science

history,Gladiator,funny,science,workout,wtf
Via: NPR
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Modern-day athletes often nurse their muscles with supplement shakes or chocolate milk after a workout. Similarly, gladiators, the sports stars of the Roman Empire, may have guzzled a drink made from the ashes of charred plants — a rich source of calcium, which is essential for building bones, researchers report this month in the journal PLOS One.

"Plant ashes were evidently consumed to fortify the body after physical exertion, and to promote better bone healing," Fabian Kanz, a forensic anthropologist at the Medical University of Vienna who led the research, said in a statement. "Things were similar then to what we do today."
waves,Music,physics,science
By Unknown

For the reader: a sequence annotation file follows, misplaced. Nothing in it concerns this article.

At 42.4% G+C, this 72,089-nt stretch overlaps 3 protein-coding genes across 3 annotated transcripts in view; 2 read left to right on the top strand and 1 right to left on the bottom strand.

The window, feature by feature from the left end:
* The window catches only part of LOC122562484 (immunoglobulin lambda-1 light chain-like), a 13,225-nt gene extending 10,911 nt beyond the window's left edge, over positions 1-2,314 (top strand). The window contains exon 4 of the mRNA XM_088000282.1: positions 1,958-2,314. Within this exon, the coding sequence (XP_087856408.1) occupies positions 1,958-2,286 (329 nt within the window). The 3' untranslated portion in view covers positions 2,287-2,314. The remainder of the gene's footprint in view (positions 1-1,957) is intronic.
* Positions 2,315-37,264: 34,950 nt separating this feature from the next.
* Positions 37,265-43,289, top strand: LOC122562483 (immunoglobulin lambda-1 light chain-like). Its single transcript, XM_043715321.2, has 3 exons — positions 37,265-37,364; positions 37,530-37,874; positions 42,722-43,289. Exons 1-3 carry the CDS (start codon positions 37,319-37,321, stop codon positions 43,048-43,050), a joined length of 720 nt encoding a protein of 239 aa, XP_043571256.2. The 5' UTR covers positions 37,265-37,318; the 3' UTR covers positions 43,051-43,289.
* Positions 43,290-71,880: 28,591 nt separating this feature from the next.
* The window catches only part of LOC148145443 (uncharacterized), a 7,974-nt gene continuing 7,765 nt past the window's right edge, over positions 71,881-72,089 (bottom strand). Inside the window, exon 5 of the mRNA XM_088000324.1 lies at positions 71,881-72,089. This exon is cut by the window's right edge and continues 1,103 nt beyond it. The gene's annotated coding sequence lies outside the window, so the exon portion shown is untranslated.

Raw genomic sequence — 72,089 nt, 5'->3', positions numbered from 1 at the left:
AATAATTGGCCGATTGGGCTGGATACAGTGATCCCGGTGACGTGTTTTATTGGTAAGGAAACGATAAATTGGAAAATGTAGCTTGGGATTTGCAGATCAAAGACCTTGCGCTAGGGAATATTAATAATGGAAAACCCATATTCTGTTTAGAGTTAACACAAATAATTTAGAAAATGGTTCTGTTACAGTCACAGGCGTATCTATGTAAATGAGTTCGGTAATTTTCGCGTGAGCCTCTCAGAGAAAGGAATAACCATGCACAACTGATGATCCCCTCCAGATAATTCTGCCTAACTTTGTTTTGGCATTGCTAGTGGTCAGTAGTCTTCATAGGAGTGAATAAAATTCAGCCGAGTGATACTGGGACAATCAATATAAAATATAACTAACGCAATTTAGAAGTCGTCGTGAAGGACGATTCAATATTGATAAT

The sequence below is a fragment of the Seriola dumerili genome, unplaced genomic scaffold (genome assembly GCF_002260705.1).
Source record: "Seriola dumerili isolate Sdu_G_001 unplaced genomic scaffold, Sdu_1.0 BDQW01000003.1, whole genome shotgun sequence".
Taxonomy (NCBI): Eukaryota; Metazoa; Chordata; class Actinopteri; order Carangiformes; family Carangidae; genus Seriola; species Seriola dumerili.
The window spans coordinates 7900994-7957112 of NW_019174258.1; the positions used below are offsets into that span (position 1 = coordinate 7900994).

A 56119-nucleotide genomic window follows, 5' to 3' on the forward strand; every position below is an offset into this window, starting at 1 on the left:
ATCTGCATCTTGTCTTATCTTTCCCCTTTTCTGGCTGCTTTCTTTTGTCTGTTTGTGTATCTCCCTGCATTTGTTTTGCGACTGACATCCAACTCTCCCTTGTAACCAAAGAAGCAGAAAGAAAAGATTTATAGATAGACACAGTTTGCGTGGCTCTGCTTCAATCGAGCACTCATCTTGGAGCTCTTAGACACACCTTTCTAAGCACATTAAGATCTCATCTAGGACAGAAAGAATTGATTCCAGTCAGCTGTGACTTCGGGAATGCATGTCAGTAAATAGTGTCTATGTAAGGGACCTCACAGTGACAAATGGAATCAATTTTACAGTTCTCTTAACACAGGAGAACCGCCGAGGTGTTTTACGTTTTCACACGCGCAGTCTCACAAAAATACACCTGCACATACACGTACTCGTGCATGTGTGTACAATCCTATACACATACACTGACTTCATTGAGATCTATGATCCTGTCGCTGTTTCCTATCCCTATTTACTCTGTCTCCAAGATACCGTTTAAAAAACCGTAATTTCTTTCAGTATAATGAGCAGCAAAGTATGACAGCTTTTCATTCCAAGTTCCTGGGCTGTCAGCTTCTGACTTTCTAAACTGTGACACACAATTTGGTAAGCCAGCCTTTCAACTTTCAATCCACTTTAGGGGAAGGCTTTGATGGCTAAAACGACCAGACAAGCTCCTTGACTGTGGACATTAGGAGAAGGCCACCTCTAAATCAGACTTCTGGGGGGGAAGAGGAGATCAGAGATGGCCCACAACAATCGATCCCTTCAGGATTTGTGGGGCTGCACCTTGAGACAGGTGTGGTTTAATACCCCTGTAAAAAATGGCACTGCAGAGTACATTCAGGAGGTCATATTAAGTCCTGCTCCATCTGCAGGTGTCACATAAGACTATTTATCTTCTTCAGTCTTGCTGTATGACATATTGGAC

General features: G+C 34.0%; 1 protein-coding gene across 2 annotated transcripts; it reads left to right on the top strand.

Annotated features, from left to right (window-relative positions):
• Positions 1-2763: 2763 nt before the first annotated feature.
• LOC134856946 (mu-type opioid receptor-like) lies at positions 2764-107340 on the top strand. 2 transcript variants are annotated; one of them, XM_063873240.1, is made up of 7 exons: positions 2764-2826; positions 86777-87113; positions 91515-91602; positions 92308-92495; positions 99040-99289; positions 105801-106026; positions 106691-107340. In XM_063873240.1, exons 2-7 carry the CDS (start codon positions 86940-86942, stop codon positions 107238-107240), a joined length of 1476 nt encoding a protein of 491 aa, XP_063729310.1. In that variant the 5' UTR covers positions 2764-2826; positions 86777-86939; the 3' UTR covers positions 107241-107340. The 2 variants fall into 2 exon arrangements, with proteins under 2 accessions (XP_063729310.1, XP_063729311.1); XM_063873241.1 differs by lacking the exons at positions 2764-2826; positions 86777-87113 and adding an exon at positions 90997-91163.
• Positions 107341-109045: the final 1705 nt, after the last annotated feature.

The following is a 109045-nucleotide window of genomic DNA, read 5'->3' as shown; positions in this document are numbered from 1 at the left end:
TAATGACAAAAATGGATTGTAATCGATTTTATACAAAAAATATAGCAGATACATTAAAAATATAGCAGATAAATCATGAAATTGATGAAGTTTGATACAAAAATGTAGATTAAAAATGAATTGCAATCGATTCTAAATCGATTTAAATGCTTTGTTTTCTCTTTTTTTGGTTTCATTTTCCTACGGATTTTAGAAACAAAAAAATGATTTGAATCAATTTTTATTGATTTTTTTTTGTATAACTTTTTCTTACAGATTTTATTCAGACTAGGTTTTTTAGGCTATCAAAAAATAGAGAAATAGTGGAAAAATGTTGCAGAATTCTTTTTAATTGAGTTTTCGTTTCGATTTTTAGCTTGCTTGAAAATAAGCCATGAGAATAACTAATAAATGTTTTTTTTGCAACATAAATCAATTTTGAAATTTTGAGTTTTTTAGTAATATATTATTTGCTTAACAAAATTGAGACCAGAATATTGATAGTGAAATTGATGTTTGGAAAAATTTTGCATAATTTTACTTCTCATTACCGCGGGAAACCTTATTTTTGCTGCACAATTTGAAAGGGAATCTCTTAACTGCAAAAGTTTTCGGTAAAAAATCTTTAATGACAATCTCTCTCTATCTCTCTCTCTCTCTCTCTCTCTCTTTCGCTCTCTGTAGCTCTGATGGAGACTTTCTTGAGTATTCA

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User Note: We talked about frets on a guitar and how when you push the string into the fret board it raises the pitch on the note by changing the length of the standing wave on the string. Another interesting thing you can do is this: after plucking the open string, just lightly touch the string with your finger at the 12th fret. A sound like a bell or flute will result, as you create the second harmonic of the original standing wave. Here's what happens: by touching the string lightly while it's vibrating, you cause it to come to rest at that point you're touching. This results in another node, as shown above with the second harmonic. Touching the string at the 7th or 5th fret can make the third and fourth harmonics, with higher numbers of nodes. But if you touch the string someplace that does not result in equal segments between nodes, no harmonic is produced and the string stops. This is simply math. Guitar players can tell you all the spots where harmonics can be produced, even if they don't care too much about the math and physics behind it. (Some of them care though!)

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